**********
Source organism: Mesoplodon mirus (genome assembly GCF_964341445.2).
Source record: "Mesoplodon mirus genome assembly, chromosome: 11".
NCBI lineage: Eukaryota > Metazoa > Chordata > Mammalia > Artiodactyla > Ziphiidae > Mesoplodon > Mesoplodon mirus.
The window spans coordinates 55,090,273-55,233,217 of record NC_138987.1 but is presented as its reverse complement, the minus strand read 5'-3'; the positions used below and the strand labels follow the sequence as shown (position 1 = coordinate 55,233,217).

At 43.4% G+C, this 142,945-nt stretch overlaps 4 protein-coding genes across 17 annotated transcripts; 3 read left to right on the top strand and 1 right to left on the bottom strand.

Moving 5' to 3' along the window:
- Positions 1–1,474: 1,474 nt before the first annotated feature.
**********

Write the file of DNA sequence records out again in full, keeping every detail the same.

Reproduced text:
Source organism: Mesoplodon mirus (genome assembly GCF_964341445.2).
Source record: "Mesoplodon mirus genome assembly, chromosome: 11".
NCBI lineage: Eukaryota > Metazoa > Chordata > Mammalia > Artiodactyla > Ziphiidae > Mesoplodon > Mesoplodon mirus.
The window spans coordinates 55,090,273-55,233,217 of record NC_138987.1 but is presented as its reverse complement, the minus strand read 5'-3'; the positions used below and the strand labels follow the sequence as shown (position 1 = coordinate 55,233,217).

At 43.4% G+C, this 142,945-nt stretch overlaps 4 protein-coding genes across 17 annotated transcripts; 3 read left to right on the top strand and 1 right to left on the bottom strand.

Moving 5' to 3' along the window:
- Positions 1–1,474: 1,474 nt before the first annotated feature.